It is true that the research on neighborhood effects is somewhat inconclusive mostly due to the limitations and problems associated with current research in the field; however, this is not to say neighborhoods have no effects on education. In a review of research conducted by Furstenberg and Hughes (1997), the authors nonetheless acknowledge that neighborhoods impact the children that live in them (just as children and adults impact their communities) through schools and other outlets, particularly given the numerous subjectivities of individuals in communities and social and cultural capital (or lack thereof). However, existing research in the area of neighborhood effects on children is limited due to a myriad of research-related restraints: a broad-based definition of neighborhoods, inadequate sampling, lack of longitudinal, quantitative data, and few multi-level designs. Jencks and Mayer (1990) name other limitations of neighborhood effects research: difficulty of finding adequate measures and capturing external or paramount factors, making a comprehensive pattern of neighborhood effects difficult to achieve. However, this research is not without interesting food for thought, particularly for those who do not acknowledge the link between educational, social, and economic policy. Increasing the mean income of an area (as defined by zip code) by $1,000 leads to more education on average — .103 more years for whites and .0087 for blacks — even when considering personal background factors (p. 135). Additionally, if a student were to move from an elementary school with a 54% poverty population to 18% poverty population, tests scores would increase by one-sixth of a standard deviation (p. 146). Thus, even if Whitehurst and Croft (2010) were justified in saying that there is no place for neighborhood-based social and economic reform in education reform, it does not mute research on the adverse effects of poverty on student access, opportunities, and outcomes. Moreover, there are areas where neighborhood-based education reform has achieved so much.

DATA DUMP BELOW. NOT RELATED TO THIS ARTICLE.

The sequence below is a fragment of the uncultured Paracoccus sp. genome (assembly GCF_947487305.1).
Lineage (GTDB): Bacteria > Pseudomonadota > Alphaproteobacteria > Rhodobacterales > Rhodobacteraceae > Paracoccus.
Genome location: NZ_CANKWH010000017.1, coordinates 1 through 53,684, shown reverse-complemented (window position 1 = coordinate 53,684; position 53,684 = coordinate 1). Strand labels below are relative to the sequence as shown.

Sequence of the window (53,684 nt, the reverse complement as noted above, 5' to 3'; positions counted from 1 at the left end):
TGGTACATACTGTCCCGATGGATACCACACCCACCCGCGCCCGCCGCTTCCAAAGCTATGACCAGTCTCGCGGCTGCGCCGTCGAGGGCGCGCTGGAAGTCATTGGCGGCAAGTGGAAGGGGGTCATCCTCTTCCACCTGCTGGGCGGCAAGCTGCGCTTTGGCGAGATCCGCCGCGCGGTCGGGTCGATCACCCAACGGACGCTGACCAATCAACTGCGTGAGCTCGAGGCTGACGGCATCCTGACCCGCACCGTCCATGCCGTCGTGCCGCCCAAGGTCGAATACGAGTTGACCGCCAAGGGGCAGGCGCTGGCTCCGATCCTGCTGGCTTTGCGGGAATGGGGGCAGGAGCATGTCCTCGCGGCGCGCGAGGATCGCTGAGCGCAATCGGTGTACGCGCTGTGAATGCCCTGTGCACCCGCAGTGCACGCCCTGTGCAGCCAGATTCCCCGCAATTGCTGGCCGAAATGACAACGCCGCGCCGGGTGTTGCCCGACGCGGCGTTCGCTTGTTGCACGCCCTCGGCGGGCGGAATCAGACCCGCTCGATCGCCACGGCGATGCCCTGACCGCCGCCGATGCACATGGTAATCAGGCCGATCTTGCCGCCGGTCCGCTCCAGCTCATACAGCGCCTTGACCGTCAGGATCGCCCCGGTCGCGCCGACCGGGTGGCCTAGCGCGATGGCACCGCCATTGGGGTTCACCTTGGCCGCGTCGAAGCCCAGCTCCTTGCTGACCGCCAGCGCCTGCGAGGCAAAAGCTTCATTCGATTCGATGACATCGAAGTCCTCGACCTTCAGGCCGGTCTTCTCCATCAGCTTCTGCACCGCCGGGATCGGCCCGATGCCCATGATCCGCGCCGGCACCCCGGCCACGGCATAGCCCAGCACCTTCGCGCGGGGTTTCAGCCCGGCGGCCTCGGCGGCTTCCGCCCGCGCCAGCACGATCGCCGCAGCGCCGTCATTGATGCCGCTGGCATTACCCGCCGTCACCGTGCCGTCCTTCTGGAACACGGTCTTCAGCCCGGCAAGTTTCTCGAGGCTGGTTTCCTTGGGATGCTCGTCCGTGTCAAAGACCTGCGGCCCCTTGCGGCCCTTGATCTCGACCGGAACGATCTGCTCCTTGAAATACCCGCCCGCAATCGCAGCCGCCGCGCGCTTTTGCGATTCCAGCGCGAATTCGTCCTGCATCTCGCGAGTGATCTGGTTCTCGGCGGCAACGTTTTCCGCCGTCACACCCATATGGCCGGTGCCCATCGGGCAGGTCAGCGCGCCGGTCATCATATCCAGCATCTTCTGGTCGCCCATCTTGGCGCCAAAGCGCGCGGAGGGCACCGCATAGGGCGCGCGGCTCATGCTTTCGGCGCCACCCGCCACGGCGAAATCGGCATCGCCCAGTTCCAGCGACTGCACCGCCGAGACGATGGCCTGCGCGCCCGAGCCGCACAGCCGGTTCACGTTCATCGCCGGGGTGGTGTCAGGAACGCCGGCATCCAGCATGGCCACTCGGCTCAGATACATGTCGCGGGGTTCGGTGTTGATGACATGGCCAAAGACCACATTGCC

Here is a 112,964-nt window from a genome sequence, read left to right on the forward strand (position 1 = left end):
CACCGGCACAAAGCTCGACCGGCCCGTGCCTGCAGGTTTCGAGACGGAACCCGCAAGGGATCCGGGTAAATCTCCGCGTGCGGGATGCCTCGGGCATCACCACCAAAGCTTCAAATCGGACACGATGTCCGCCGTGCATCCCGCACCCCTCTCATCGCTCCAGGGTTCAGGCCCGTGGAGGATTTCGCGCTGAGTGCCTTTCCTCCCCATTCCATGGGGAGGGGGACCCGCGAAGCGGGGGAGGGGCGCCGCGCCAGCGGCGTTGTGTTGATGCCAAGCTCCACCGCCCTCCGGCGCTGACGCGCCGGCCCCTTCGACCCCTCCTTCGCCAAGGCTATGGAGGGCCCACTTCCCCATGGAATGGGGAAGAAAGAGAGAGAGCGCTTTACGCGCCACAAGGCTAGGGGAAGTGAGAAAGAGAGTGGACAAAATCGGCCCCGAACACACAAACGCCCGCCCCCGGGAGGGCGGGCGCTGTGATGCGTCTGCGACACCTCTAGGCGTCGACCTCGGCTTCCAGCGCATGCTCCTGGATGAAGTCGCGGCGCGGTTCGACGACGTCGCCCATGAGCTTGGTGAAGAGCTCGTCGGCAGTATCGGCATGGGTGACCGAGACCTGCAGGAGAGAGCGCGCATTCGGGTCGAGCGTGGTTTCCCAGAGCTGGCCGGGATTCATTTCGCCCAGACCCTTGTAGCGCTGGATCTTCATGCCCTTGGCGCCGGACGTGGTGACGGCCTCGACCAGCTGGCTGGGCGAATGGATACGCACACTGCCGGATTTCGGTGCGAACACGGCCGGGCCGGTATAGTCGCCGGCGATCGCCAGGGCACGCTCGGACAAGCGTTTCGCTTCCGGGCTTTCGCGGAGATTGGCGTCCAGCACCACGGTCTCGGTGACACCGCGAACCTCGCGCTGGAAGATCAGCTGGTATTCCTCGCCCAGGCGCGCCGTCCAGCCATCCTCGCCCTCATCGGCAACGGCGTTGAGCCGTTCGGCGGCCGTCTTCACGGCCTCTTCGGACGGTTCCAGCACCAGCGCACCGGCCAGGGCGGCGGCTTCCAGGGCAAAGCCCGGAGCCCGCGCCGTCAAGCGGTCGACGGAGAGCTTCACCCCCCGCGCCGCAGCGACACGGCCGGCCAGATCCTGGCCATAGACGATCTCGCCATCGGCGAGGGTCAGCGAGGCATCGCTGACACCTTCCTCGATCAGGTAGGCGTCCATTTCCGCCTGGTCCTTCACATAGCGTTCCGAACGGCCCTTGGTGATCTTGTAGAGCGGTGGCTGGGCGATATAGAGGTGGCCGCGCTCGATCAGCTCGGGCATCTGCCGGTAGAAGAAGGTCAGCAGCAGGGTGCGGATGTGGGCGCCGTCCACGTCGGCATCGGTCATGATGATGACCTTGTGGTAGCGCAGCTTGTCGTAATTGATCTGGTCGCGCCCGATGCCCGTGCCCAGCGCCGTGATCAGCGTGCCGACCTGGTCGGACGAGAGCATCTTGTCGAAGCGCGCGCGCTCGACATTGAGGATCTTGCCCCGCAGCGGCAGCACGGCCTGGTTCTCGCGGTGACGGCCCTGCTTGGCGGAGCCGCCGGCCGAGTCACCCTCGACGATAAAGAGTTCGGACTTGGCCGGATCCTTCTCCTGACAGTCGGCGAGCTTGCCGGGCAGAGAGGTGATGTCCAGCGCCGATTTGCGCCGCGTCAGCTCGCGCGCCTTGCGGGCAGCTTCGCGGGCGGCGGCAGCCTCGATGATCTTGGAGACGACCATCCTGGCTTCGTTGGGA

Take the Neighborhoods Centers approach in Houston, Texas. The Metropolitan Revolution details Neighborhood Centers’ community-based assistance and educational success in Gulfton. Despite high poverty and low educational attainment, the Baker-Ripley Neighborhood Center has effectively helped the community through access to health clinics, banks, citizenship assistance, adult education, preschool programs, recreation centers, and transportation. Through a strengths-based, holistic neighborhood approach much like the HCZ, the Center has boasted educational achievement for the citizens of Gulfton. Children in its Head Start programs score better on average in both reading and math than their counterparts, and every grade in the Center’s charter schools scores at least average or above average on national Stanford 10 tests — and students continue to increase performance every year (Katz and Bradley, 2013, p. 105). The analysis of the Center’s success and motives brings up an interesting connection: higher educational attainment means more jobs and a better economy — school reform is social and economic reform and vice versa. Think about this: only 49% of low-income students enter higher education after high school compared to 78% of higher income students (p. 103). Low-income children are bound to remain in a revolving door of poverty and low educational attainment and achievement, not to mention stagnated economies, if education policymakers continue to ignore the connection between social, economic, and educational reform.